FM Spokesman: Civilized People Never Boast of Theft
TEHRAN (FNA)- Iranian Foreign Ministry Spokesman Saeed Khatibzadeh rapped the American piracy against oil shipment, noting that it is an uncivilized behavior to boast over stealing others’ properties, and reiterated that the shipment does not belong to Iran.
Khatibzadeh, on his Twitter account on Friday, blasted the Americans for piracy in the Caribbean and then openly bragging on the move, rejecting the US claim that the stolen oil belongs to Iran.
The Pirates of the Caribbean openly boasting abt their booty.— Saeed Khatibzadeh (@SKhatibzadeh) October 30, 2020
Only, as we said before: it wasn't ours. But sb else's oil has certainly been stolen. No one civilized brags abt stealing.
To US rogue regime: your toolbox, unlike ours, is shrinking by the day. Ask @robertcobrien! pic.twitter.com/P6PGzqXkBU
The Washington Post quoting US Justice Department's statement said that the value of the oil shipment was $40 million, claiming that the shipment belonged to Iran.
In relevant remarks in August,
Iranian envoy in Venezuela Hojjat Soltani
strongly rejected a Wall Street Journal report claiming that the US has seized four Iranian tankers, while another official in similar remarks said neither the ship nor the cargo belong to Iran.
“Another lie and psychological war from the Imperialist propaganda apparatus of the US,” wrote Soltani on his Twitter account on Friday August 14, adding, “Neither are the tankers Iranian nor do their owner or flags have anything to do with Iran.”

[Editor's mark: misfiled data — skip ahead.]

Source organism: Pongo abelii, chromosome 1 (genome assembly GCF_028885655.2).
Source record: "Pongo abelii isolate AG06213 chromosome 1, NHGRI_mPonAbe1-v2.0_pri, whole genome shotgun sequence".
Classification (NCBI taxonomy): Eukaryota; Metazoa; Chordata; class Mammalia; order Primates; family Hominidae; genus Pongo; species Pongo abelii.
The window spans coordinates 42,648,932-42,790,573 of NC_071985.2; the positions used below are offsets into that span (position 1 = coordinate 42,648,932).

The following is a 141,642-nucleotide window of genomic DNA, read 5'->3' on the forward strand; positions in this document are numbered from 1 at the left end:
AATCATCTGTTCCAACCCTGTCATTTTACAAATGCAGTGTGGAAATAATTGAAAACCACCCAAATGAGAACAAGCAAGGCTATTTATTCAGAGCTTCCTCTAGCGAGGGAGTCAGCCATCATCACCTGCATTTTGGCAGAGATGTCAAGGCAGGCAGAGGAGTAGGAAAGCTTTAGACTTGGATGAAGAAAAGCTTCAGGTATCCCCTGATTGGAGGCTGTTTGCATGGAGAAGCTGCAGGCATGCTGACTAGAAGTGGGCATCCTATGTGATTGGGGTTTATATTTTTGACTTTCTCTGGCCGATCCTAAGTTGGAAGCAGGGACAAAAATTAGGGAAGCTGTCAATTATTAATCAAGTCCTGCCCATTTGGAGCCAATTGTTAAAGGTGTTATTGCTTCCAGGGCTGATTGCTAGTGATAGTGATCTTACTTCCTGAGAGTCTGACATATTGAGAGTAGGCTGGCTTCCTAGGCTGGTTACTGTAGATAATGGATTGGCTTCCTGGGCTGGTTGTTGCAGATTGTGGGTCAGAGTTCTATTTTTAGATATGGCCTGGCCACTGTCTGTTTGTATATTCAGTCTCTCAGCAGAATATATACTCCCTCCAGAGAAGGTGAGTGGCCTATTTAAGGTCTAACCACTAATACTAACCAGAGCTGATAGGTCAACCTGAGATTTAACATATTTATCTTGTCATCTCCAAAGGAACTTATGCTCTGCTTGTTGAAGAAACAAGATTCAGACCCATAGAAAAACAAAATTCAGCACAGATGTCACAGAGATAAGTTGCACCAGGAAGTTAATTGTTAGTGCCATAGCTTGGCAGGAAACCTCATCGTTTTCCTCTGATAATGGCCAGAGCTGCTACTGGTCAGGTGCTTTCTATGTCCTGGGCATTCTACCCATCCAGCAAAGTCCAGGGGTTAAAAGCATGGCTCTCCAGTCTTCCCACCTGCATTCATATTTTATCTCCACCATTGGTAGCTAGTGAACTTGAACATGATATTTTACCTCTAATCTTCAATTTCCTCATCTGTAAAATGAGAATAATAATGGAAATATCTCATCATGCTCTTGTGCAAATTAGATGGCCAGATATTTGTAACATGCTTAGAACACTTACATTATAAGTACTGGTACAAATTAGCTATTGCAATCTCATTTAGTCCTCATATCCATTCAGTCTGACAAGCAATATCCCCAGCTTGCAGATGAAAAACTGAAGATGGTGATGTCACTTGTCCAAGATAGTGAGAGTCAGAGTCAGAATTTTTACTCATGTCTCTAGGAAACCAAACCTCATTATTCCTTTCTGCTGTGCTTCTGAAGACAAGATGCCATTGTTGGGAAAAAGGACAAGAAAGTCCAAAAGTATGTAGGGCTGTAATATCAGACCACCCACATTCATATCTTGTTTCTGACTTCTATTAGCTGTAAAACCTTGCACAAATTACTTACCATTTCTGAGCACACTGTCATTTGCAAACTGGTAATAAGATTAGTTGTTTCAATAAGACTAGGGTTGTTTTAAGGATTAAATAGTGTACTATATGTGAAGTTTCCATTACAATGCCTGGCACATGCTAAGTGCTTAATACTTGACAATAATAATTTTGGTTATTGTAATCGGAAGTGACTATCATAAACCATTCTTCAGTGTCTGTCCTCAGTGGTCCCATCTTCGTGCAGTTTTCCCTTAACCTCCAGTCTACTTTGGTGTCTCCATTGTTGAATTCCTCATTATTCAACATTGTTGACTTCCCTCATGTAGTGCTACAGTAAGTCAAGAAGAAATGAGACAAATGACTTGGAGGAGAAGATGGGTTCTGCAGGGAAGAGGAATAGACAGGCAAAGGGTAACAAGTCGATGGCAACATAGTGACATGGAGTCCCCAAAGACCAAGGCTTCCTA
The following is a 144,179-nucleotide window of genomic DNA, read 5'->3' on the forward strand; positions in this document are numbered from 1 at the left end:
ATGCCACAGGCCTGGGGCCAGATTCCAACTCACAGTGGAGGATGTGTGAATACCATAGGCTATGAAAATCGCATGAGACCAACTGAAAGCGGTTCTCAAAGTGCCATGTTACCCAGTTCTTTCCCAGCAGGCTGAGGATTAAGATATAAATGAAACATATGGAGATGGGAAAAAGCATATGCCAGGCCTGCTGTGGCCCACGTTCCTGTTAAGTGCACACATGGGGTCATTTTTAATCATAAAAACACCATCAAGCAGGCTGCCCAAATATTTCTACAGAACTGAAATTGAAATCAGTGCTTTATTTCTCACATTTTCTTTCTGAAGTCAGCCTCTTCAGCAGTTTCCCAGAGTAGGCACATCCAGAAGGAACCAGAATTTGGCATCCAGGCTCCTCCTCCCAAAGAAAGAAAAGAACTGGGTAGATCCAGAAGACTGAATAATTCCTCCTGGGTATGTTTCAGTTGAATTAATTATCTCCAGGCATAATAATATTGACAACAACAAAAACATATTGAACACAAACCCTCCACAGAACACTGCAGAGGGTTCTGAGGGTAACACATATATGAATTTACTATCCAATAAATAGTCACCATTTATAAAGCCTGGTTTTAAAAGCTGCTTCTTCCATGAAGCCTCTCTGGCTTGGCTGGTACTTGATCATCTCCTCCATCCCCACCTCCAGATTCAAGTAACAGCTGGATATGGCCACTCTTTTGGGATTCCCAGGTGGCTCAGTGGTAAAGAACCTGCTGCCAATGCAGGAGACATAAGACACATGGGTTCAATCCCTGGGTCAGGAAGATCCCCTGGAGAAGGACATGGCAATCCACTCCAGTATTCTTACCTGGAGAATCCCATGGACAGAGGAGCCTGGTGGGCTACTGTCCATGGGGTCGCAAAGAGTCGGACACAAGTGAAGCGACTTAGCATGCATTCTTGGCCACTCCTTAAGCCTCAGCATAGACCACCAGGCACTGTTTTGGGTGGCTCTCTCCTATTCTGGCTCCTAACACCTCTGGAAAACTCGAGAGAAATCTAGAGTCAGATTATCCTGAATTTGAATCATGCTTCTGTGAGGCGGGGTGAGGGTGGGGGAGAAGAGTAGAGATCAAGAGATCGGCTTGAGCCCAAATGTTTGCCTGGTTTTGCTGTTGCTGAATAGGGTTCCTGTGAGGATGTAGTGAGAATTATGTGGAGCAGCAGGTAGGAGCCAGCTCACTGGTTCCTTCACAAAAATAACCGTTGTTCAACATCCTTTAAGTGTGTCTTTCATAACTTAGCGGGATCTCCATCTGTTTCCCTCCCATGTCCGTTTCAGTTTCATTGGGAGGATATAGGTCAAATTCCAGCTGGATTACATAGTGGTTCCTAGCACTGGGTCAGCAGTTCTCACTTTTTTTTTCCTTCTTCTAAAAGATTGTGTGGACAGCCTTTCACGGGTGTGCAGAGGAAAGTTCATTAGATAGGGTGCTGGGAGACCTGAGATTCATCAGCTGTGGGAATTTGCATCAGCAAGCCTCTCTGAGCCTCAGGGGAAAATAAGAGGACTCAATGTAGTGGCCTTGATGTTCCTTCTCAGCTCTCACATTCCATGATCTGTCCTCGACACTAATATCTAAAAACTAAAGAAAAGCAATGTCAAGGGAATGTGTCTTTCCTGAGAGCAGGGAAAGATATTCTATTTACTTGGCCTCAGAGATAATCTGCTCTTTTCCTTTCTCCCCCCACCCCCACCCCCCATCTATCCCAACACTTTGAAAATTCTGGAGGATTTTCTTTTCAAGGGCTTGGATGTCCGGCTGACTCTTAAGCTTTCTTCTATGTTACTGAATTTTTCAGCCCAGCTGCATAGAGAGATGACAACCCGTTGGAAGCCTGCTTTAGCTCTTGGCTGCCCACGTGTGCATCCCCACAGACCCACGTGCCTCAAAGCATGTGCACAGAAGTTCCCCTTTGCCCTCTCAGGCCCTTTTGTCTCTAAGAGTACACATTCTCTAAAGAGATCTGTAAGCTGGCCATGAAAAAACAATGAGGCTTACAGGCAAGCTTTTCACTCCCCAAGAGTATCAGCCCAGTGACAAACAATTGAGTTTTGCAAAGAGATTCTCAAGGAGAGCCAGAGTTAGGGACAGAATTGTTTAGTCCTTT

He noted that terrorist Trump cannot make up for his humiliation and defeat against the great Iranian nation through false propaganda.
WSJ had claimed in a report on the same day that the Trump administration has for the first time confiscated cargo in vessels allegedly loaded with Iran fuel in violation of sanctions.
It quoted US unnamed US officials as saying that the four ships, Luna, Pandi, Bering and Bella, were seized on the high seas in recent days and were en route to Houston, Texas.
The WSJ report also quoted an official saying the vessels had been taken over without the use of military force but didn’t provide any details.
Early in June, five Iranian oil tankers carrying millions of barrels of gasoline and components entered the ports of the fuel-starved South American country and came back to Iran.
The ships, their cargoes and their insurance papers had all been issued by Iran.